Bridge 33.51 was constructed in 1880 as a brick arch with stone spandrels and infill above the brick vault. Nine courses of red, common brick form the intrados of the arch. This 30-foot single-span brick arch is one of three identified arches constructed of that material on the line, and the only examples in the commuter rail system. This, and the nearly identical adjoining span, milepost 33.54, were constructed at the same time. A stone marker at track level reads: "These arches/replace the last/wooden bridge on / the Main line / constructed 1880 / Henry A. Whitney, Pres. / Albert A. Folsom, Sup't. / George F. Folsom, Eng'r."
The Boston and Providence Railroad Annual Report for 1879 stated: "The last wooden bridge of any consequence on the main road, over Ten-Mile River at Dodgeville, is being replaced by two arches of masonry. The work is of such a nature, that if hereafter, from any cause, the dam of the mill-pond just above the track should give way, it is believed that the strength of the abutments and the size of the arches, both of thirty feet span, will be ample to resist and carry off any rush of water... This work, equally a provision of safety against fire and water, has progressed slowly and will not be completed before another summer. Over one-half of the estimated cost of $18,000, namely $10,000 has gone into the current expenses of the year.... This stream is chiefly controlled by Messrs. B. B. and R. Knight, whose cotton fabrics are so celebrated. The acknowledgement of the stockholders are due to these gentlemen for the cordial manner in which they have cooperated with your company in the past and present in furthering every measure of safety and thoroughness of work appertaining to this water course. At Hebronville they have supplemented the heavy masonry of the Corporation by similar work, and at Dodgeville they have granted large liberties, permitting your company to change the course of the river.""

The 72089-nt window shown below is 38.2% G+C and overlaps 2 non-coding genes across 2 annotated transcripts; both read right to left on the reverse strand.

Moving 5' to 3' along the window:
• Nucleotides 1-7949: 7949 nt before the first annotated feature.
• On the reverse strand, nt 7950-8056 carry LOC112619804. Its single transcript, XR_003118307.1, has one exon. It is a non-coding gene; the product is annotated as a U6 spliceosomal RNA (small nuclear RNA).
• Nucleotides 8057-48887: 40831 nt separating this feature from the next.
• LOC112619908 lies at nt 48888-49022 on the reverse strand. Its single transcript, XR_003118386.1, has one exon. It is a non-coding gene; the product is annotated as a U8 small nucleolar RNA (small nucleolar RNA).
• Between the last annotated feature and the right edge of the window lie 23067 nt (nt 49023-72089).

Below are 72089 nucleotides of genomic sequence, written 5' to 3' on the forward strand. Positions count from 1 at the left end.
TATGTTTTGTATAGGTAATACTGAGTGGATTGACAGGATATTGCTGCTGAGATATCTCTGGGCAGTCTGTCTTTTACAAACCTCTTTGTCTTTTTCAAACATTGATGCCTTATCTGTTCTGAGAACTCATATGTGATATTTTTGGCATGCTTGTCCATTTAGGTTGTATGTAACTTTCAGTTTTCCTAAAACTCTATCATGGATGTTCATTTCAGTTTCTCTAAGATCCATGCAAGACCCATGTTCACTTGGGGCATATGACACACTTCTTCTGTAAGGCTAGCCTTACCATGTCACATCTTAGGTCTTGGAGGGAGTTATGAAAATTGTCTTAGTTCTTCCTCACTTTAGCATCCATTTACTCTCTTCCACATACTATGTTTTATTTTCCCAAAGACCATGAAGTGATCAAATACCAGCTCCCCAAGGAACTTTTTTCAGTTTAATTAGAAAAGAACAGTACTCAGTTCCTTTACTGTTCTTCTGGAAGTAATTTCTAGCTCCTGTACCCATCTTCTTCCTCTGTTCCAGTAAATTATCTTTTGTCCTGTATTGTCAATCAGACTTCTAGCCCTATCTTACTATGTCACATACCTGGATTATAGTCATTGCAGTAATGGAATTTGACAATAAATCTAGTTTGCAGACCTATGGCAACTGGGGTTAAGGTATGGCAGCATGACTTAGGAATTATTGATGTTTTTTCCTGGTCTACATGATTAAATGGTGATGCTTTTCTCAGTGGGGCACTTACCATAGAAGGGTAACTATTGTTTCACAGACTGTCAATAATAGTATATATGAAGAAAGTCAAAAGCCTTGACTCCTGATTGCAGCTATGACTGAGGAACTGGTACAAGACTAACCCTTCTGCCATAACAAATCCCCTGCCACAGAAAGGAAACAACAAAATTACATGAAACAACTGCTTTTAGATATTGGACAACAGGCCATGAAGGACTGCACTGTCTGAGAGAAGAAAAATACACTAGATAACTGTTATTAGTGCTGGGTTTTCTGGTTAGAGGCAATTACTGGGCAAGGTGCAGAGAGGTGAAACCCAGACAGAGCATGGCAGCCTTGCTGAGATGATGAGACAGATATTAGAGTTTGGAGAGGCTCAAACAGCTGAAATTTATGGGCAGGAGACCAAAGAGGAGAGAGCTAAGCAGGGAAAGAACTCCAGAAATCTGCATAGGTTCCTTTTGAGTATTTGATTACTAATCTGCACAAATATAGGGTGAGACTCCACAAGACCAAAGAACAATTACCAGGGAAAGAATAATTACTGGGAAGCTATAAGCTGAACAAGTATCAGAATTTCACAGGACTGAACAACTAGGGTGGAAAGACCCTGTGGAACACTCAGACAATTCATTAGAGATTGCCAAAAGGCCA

-Charles Scott, MBTA Historical Property Survey Phase II, 11/1987